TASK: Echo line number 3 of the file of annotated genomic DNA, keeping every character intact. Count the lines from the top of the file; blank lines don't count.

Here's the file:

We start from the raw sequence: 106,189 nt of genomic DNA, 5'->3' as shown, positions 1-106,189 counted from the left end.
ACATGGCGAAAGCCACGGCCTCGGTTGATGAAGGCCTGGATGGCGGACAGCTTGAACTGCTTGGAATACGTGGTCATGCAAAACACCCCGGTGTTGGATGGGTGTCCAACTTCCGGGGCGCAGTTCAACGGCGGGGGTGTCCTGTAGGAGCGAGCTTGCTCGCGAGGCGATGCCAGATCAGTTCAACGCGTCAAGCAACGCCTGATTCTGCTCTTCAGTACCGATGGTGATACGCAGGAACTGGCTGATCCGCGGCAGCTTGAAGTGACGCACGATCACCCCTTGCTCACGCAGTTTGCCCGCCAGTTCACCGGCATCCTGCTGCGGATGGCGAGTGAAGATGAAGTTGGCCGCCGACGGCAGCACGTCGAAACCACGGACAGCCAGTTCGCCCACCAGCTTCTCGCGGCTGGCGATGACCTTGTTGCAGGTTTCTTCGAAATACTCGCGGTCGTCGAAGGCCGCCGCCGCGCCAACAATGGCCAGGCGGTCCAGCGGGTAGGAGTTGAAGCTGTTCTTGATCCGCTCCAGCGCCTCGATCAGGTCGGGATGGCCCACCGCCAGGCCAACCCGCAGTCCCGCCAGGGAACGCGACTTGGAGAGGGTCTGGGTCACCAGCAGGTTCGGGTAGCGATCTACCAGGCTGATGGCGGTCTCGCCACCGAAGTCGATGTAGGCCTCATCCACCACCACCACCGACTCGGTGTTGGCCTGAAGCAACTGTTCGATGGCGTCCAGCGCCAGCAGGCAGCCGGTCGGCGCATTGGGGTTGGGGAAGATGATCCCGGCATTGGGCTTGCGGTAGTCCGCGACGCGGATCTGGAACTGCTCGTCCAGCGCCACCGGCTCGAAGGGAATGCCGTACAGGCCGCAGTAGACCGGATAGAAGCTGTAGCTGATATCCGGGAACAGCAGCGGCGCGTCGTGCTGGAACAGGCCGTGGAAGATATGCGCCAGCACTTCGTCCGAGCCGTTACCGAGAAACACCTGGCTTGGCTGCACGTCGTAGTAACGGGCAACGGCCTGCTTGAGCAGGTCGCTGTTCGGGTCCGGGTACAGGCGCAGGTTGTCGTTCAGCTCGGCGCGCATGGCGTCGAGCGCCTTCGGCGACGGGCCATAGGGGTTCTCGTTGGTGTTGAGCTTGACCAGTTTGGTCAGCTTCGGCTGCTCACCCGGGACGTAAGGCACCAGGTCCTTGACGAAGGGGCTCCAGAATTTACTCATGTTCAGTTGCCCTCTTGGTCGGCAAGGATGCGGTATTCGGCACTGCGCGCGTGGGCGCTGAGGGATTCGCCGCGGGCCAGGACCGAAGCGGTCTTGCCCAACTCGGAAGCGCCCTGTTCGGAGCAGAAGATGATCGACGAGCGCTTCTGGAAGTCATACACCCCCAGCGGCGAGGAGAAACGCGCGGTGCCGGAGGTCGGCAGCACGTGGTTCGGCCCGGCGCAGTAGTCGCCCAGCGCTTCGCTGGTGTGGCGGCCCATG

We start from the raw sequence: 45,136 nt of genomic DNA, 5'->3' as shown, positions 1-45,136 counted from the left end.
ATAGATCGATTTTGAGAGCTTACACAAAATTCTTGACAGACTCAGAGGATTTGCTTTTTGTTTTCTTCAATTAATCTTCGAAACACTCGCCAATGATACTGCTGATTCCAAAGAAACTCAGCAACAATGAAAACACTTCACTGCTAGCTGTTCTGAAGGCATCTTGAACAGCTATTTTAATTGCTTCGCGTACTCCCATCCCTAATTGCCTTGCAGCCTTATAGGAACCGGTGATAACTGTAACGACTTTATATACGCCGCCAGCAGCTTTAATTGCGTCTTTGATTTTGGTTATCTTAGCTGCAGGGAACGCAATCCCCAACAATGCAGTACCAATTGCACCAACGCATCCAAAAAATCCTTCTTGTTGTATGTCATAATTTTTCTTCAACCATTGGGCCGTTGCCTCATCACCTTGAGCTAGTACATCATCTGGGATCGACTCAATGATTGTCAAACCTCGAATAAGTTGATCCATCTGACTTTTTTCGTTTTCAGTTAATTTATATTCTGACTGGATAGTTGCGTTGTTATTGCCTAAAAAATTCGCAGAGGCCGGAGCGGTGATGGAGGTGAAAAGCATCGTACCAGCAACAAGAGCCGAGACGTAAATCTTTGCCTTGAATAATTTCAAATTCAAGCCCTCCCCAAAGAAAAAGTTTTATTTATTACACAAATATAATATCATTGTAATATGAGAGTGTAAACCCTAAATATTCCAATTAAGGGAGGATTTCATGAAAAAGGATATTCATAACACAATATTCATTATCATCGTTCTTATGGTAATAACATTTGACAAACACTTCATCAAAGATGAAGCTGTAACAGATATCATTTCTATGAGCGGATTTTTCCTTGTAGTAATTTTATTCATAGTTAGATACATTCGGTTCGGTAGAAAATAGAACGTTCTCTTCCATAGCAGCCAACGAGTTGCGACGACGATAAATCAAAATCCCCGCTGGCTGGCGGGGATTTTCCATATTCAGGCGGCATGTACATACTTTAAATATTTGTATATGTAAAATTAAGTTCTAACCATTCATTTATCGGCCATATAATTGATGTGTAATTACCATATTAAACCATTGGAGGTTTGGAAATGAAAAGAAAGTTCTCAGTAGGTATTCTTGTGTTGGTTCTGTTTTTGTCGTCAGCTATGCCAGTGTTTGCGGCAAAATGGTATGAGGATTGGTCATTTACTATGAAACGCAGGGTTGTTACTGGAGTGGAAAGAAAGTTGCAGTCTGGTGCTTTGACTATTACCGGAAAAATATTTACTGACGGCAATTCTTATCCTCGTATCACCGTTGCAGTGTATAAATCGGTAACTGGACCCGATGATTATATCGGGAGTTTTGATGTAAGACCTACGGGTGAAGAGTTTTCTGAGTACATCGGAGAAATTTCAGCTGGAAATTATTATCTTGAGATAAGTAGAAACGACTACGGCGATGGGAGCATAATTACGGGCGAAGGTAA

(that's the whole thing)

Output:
We start from the raw sequence: 45,136 nt of genomic DNA, 5'->3' as shown, positions 1-45,136 counted from the left end.